Here is King Buzz, the King of all the Turkey Buzzards of Rainbow Creek!! A long time ago, someone thought a group of these red-headed birds on the ground resembled wild turkeys, so they were named Turkey Buzzards. The official name became Turkey Vulture. In Texas, some birds kept the Buzzard name. For the 40 years I have been in the Hempstead area, the Buzzards return every winter in November and stay until March. They chose my tall pine trees to roost in. So Thanksgiving for me includes the return of my friends the Turkey Buzzards!
I did not know years ago that buzzards would be my friends! My Mom was a very good person. She loved the hummingbirds and God brought many hummingbirds for her to care for. I was not as good as Mom, a slight wild child. Imagine my surprise when Buzzards kept returning to my home every year! Some years hundreds have showed up. As they stay in my trees, I see them as they go up to bed and in the mornings when they leave at 6:30! I do not know why God blessed me with buzzards, but it is true. In the early years, I did not even like them as they were so ugly!
Time has taught me these birds are, in fact, beautiful special birds. We became friends about 10 years ago, when King Buzz took an interest in me and began to communicate with me. The buzzes meet in the afternoon in the sun tree before going up to the pines for the night. I began to sit out under the tree years ago taking photos of them. They seem to like that as they take turns showing off. When they see me come out on the deck, they take turns displaying their wings to me. They do this behavior to clean their wings and warm them. These particular birds have added this behavior when they see me with the camera!!!! I bring you the whole photoshoot from a couple of days ago where You will clearly see how some look at me while I am clicking the shot!!! The dead Sun Tree is on the lot next to mine, so I have only to walk outside to see them once they come in for the day! Funny, I wait for them!!!!!
I can say now I love these birds. I am honored to be the 'buzzard lady' and introduce You to these wonderful creatures. Most Humans do not get to view these birds in their habitat. (And, they do not 'show off' for most photographers)!! So we are totally Blessed this year. Have a Great Thanksgiving and get in touch what You are thankful for! I am thankful for my Buzzards!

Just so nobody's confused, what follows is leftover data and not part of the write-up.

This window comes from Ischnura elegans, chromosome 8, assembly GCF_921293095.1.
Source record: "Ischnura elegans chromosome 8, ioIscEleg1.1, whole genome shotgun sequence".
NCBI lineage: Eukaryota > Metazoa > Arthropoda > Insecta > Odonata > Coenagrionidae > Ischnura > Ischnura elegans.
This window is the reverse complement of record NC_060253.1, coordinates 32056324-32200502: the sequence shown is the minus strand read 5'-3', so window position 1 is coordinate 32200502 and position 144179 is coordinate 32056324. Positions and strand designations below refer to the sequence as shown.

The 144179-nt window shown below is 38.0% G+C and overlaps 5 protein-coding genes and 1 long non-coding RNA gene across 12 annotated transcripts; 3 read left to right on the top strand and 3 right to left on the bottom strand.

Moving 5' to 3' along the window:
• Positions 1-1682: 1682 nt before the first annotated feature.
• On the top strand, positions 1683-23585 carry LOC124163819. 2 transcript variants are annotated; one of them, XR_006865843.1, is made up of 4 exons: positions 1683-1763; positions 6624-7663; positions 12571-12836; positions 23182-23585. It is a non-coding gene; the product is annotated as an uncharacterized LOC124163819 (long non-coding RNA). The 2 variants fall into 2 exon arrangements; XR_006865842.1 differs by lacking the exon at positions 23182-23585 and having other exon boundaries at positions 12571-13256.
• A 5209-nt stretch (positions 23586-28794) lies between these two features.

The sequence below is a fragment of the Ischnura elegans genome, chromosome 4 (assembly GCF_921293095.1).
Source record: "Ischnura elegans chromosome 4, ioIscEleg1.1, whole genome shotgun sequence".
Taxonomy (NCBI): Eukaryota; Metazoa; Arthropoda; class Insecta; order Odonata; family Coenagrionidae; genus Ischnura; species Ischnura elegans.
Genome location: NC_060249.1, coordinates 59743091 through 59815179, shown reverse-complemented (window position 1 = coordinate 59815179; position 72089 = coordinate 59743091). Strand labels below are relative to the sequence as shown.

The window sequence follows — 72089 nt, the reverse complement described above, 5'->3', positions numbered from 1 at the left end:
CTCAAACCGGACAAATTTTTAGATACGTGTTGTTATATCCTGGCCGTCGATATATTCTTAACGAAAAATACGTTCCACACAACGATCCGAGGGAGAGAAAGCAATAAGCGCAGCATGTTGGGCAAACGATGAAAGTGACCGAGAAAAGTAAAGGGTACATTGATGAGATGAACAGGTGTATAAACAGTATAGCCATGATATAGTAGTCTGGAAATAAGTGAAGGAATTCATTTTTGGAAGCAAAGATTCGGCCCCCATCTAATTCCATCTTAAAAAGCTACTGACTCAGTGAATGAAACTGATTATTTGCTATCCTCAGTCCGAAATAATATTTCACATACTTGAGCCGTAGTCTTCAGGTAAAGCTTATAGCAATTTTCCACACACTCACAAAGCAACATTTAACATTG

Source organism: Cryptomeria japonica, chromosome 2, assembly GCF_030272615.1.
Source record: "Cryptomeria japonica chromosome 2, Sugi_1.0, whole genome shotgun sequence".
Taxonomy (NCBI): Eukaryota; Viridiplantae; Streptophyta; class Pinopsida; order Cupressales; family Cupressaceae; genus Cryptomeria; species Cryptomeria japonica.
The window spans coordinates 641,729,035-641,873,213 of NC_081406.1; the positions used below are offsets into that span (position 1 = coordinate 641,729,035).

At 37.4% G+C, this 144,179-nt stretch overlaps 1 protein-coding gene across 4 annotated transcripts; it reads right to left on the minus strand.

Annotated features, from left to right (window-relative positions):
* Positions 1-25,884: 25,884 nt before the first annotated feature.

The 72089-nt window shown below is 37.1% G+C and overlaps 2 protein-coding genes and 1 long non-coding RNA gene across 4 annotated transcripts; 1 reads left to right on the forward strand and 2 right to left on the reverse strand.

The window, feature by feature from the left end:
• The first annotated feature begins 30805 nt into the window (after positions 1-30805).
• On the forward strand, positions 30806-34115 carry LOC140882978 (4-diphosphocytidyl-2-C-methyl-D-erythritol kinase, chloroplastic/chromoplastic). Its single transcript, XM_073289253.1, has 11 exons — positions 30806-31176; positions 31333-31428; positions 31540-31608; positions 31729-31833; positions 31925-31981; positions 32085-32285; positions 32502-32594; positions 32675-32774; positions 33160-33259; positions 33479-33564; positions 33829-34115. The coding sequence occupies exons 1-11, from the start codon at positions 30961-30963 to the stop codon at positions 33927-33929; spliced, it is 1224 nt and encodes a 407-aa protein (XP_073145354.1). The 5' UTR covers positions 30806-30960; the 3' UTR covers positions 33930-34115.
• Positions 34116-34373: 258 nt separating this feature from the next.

Family I. VULTURINAE. VULTURINE BIRDS, or VULTURES.
GENUS I. CATHARTES, Illiger. TURKEY-VULTURE.
The Turkey-Buzzard was found in abundance on the Rocky Mountains and along the Columbia river by LEWIS and CLARK, as well as subsequently by Mr. TOWNSEND, although it is said by Mr. DAVID DOUGLAS to be extremely rare on the north-west coast of America. On the Island of Galveston in Texas, where it is plentiful, we several times found its nest, as usual, on the ground, but on level parts of salt marshes, either under the widespread branches of cactuses, or among tall grass growing beneath low bushes, on which Herons of different species also bred, their young supplying a plentiful store of food for those of the Vultures. The eggs, which never exceed two in number, measure two inches and seven-eighths in length, and one inch and seven and a half eighths in their greatest breadth.
The flight of the Turkey-Buzzard is graceful compared with that of the Black Vulture. It sails admirably either high or low, with its wings spread beyond the horizontal position, and their tips bent upward by the weight of the body. After rising from the ground, which it does at a single spring, it beats its wings only a very few times, to enable it to proceed in its usual way of sailing. Like the Black Vultures, they rise high in the air, and perform large circles, in company with those birds, the Fork-tailed Hawk, Mississippi Kite, and the two species of Crow. The Hawks, however, generally teaze them, and force them off toward the ground.